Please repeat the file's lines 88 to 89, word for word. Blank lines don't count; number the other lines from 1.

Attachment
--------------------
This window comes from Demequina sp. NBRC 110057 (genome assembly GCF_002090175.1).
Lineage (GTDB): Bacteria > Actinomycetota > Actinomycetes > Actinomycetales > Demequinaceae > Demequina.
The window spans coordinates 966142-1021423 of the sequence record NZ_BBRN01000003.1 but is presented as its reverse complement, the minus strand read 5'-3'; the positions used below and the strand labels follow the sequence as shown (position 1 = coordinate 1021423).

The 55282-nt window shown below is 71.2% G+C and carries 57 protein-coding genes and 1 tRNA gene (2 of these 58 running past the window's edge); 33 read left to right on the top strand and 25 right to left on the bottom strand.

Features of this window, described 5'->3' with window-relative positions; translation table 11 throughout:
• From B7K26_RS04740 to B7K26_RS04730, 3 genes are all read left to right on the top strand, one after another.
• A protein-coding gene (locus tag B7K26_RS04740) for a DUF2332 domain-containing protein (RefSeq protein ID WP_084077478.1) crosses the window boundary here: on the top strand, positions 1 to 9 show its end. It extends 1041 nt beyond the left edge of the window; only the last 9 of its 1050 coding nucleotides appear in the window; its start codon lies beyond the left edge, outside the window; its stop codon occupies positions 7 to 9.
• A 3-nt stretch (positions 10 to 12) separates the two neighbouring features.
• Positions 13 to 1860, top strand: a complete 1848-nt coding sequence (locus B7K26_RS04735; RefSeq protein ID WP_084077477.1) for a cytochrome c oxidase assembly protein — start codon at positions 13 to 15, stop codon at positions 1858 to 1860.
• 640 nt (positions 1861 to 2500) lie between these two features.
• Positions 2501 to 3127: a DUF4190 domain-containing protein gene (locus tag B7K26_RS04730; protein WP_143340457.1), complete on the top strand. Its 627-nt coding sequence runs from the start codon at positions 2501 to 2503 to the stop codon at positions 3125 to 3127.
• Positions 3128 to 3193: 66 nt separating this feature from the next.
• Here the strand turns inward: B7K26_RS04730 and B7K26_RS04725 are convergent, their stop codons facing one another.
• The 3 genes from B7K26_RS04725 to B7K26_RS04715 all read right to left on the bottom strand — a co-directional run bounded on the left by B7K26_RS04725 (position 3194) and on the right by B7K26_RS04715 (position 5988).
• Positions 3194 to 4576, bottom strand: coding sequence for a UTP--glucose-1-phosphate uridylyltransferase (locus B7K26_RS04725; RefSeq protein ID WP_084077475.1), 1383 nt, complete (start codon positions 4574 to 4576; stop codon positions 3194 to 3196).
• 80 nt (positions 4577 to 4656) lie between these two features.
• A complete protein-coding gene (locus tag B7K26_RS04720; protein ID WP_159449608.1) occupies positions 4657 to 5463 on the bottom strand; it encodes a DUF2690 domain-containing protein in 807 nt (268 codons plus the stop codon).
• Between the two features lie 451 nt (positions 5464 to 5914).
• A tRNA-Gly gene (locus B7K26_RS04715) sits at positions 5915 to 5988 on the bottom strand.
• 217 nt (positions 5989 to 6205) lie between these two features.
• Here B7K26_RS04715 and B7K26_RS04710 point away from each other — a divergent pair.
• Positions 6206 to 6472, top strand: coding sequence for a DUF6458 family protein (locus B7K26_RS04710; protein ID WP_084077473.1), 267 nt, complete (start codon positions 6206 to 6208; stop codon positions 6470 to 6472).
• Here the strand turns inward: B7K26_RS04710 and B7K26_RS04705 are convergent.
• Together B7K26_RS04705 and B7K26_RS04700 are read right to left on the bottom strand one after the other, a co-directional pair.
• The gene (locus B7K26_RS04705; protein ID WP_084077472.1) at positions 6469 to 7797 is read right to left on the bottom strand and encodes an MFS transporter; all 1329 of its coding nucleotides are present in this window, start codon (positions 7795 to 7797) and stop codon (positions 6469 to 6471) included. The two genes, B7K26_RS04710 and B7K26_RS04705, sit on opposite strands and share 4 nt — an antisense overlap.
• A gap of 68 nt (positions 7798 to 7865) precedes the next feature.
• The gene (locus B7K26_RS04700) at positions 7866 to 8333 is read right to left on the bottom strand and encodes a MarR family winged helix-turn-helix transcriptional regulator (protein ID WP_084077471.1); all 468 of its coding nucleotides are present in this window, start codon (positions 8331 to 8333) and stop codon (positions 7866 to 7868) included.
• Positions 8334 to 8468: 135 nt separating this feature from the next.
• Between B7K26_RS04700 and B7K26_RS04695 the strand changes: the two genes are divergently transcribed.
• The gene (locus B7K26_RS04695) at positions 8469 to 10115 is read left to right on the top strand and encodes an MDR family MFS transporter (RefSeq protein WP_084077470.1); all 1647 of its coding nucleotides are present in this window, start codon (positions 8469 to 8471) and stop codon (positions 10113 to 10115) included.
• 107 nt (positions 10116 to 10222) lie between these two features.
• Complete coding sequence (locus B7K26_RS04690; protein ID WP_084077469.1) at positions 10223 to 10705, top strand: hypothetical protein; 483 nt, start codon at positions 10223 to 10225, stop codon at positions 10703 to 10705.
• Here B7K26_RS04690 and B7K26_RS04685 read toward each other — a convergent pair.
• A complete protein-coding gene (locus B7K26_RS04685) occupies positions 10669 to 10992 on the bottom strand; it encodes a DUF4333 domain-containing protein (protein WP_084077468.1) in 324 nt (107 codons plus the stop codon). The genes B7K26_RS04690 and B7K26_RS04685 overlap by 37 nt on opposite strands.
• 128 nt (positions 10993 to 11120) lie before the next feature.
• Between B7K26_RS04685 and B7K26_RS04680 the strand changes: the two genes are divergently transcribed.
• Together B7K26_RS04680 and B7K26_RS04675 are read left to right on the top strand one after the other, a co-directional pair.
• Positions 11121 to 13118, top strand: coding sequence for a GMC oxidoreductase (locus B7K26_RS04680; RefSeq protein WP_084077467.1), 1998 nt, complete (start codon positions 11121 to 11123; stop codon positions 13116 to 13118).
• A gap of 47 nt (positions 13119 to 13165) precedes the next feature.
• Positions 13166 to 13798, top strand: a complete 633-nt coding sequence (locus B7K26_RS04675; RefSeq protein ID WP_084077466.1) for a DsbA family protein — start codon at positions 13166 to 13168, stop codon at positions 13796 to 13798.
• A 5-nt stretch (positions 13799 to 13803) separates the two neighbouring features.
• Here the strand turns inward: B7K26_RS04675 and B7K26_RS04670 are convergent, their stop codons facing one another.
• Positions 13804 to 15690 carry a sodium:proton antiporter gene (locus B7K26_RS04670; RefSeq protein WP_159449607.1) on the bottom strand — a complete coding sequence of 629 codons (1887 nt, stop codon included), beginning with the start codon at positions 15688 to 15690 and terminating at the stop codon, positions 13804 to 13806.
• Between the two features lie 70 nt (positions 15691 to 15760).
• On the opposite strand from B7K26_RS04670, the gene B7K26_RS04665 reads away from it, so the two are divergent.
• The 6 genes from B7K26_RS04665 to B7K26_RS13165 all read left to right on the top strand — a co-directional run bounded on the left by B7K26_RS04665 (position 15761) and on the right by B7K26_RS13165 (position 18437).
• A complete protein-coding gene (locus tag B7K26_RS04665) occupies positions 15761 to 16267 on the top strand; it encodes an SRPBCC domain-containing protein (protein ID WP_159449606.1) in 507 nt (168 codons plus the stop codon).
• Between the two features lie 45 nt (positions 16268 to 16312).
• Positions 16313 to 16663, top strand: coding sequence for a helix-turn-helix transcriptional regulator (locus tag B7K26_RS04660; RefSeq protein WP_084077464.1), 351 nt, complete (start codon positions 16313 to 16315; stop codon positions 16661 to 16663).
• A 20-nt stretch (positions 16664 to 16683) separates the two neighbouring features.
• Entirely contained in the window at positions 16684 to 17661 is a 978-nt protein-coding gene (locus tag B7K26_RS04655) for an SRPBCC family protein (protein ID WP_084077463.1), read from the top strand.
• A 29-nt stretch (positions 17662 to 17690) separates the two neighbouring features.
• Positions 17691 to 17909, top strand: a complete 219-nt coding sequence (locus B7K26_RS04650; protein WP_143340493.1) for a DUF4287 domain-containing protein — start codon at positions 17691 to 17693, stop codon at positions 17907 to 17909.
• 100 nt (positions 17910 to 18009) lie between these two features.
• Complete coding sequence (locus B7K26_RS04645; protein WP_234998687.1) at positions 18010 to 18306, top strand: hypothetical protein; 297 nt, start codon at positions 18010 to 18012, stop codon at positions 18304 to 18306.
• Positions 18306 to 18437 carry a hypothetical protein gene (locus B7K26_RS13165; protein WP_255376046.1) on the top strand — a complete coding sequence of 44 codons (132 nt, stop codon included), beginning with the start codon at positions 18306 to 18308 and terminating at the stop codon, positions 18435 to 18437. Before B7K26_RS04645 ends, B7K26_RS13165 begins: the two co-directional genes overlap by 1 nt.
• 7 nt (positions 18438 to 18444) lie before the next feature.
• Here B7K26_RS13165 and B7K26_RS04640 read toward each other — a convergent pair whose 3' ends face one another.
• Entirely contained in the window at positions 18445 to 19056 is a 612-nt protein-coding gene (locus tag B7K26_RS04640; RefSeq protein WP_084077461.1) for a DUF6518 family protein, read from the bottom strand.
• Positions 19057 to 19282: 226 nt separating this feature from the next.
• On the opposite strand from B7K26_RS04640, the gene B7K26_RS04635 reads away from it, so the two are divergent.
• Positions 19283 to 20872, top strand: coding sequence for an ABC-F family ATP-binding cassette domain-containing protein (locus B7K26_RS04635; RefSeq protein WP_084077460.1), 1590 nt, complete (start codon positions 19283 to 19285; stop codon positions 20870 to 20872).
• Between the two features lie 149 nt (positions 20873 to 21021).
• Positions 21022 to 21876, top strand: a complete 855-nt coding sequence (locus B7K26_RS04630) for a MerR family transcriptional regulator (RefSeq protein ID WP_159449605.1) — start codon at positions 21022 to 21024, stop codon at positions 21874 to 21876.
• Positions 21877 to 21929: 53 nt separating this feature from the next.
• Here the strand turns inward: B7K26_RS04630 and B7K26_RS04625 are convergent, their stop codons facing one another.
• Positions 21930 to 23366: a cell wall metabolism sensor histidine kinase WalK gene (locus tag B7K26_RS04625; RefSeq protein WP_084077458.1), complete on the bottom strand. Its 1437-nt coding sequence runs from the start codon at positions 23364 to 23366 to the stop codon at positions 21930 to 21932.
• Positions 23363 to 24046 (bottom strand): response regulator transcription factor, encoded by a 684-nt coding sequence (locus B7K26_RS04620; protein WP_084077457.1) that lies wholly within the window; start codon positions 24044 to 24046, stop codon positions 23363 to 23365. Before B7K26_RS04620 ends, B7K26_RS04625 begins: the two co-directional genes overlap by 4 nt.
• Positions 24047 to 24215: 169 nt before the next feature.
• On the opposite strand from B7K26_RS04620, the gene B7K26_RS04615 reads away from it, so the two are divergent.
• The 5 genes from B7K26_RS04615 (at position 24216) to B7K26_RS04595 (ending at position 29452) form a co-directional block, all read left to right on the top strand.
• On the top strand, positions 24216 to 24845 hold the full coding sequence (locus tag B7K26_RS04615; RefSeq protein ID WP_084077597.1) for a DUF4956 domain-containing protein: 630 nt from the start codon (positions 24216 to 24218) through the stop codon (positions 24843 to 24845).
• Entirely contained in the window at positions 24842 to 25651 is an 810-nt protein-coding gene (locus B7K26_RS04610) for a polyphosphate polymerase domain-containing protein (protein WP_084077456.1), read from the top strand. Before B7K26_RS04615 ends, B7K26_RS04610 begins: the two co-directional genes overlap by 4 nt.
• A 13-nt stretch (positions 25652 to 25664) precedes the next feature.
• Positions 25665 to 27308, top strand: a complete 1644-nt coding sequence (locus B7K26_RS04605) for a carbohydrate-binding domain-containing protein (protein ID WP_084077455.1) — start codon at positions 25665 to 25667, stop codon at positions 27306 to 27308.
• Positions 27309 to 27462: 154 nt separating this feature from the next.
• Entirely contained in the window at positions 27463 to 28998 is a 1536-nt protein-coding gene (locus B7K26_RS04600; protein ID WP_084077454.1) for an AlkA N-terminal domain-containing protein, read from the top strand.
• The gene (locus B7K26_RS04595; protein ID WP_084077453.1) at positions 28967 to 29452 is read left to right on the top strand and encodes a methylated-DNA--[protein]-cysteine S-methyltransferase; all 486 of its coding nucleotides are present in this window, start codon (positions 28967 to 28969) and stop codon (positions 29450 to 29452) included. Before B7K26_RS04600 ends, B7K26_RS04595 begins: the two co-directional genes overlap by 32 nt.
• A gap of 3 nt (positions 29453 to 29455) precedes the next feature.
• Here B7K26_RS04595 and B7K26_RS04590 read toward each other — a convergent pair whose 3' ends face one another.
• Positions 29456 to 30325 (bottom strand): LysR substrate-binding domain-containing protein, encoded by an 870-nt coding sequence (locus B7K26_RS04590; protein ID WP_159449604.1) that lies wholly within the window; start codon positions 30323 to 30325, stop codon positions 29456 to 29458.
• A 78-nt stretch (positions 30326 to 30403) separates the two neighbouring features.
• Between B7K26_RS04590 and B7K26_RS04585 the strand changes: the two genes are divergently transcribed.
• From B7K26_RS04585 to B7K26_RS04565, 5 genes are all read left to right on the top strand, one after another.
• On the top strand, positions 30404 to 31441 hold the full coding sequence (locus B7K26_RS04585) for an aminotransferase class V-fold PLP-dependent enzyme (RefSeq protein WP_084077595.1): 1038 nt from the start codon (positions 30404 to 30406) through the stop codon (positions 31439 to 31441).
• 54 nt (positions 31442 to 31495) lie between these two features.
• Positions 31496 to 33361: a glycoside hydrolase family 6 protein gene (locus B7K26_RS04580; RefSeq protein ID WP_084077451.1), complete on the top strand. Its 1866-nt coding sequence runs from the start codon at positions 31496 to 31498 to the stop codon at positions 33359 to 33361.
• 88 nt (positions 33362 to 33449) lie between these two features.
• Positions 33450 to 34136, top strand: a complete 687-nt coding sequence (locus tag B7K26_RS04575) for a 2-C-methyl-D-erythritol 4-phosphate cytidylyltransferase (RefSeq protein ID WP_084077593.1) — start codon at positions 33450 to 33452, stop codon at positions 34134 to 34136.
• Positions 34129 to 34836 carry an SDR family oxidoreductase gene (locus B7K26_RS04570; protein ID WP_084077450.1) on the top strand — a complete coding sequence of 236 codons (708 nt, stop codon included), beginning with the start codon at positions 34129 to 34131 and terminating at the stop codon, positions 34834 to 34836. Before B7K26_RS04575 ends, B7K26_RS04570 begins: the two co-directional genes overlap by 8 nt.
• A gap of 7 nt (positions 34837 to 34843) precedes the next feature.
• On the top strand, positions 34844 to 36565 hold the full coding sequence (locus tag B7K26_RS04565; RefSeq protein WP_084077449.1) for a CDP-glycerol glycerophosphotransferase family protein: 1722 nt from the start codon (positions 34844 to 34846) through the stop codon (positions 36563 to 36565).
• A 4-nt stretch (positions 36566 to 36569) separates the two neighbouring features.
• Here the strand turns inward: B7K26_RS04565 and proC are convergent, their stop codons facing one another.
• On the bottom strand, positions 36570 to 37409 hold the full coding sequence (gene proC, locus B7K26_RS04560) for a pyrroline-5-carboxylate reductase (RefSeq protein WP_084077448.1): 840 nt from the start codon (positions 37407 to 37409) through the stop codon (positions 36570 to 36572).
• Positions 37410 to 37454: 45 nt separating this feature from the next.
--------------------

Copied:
• 88 nt (positions 33362 to 33449) lie between these two features.
• Positions 33450 to 34136, top strand: a complete 687-nt coding sequence (locus tag B7K26_RS04575) for a 2-C-methyl-D-erythritol 4-phosphate cytidylyltransferase (RefSeq protein ID WP_084077593.1) — start codon at positions 33450 to 33452, stop codon at positions 34134 to 34136.